The gradual disappearance of Nanny McPhee’s ugly features, which happens after the children have learned a particular lesson, is meant to depict the idealized way in which we see somebody who has garnered our love and respect. It is instead presented as a byproduct of the wizardry of special effects. It’s too bad that this otherwise delightful tale has to resort to such high-tech stuff, and that Thompson felt it necessary to muddy the human element in such a way, but there is enough to embrace to make Nanny McPhee a recommended “must see” for the whole family, and anybody else who cherishes the memory of the “real” Mary Poppins.

Shaggy Bull Story

The Matador

Directed by Richard Shepard

The Matador is about a hit man, Julian Noble (Pierce Brosnan), who compares himself to a great bullfighter, because he kills with one quick stroke. A comedy of sorts, The Matador is as obvious as its title analogy. But for as far as opposites-attract, male-bonding buddy flicks go, at least this one has a nifty ending.

For more than 20 years, Julian has been the top “facilitator” for corporate gigs, offing people around the world under orders from his “handler” (Philip Baker Hall). Julian is also an alcoholic sex fiend who realizes, late one night alone in his hotel room in Mexico City, that he is bored and lonely and doesn’t have a friend in the world. He meets Danny Wright (Greg Kinnear) in the hotel bar. Danny is a straight arrow from Denver, still married to his high-school sweetheart (Hope Davis), and recently laid off from his longtime job. His new business venture will fail if he doesn’t land the contract he bid on that day. Julian takes Danny to the bullfights, and they spend the rest of their holiday hanging out.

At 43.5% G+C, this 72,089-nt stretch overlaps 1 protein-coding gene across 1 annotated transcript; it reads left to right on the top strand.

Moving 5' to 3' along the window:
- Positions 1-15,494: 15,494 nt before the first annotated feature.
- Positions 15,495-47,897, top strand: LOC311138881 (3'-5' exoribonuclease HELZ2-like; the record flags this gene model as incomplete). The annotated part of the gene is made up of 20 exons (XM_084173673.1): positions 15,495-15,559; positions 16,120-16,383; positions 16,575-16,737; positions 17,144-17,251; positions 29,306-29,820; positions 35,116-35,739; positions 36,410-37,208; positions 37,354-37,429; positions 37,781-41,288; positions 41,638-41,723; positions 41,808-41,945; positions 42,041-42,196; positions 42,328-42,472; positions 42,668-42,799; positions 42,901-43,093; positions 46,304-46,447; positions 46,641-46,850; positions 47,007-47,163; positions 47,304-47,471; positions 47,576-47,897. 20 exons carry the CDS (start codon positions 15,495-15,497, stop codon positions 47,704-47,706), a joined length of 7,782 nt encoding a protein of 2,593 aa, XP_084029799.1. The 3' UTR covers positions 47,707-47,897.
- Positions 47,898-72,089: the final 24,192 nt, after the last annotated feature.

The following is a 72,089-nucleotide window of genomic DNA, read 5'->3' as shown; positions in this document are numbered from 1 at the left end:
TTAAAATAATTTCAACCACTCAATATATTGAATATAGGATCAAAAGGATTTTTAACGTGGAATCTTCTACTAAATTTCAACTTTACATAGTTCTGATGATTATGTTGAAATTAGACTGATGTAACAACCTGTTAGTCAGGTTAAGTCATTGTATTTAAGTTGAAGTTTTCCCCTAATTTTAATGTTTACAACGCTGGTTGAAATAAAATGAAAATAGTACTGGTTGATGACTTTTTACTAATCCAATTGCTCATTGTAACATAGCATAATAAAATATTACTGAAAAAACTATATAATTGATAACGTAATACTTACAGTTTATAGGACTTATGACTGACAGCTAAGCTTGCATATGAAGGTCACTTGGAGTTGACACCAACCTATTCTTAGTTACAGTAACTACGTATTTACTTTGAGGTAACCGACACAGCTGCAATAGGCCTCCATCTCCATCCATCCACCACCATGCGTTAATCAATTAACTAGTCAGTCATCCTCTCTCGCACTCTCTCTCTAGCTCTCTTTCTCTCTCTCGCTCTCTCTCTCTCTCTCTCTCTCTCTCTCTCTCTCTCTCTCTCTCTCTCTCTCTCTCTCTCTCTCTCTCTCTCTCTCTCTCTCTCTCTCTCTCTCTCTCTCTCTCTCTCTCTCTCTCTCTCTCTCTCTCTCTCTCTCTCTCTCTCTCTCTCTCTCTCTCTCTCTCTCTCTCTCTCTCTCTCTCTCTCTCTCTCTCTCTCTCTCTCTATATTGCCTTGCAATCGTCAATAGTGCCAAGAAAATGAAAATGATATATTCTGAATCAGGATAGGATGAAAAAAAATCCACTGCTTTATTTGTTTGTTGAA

Danny’s childlike naiveté appeals to Julian, so much so that he tries to enlist Danny as his partner in killing-for-hire. Danny turns him down on the grounds of moral outrage, despite Julian’s assurance that he only kills bad guys. Danny’s refusal—he could certainly use the money—also seems to be related to his grief over the loss of his young son three years ago. “I’m just the best cocktail-party story you ever met,” says Julian as he swaggers away in disappointment.

The Matador tries mightily to be insouciantly stylish (lots of primary colors and modernist contours) and stylishly raunchy (Julian’s sleazy braggadocio is too juvenile to be believable). But the dialogue is pedestrian and often trite, which spoils the fun of Brosnan-as-Julian being the antithesis of James Bond, as well as any potential sparkle between the madcap killer and his safe-as-white-bread buddy. There’s also the small matter of witnessing Julian shooting a woman in the head. But Brosnan makes the best of his not-quite-satirical role, however, carrying the audience along until The Matador finally starts to percolate.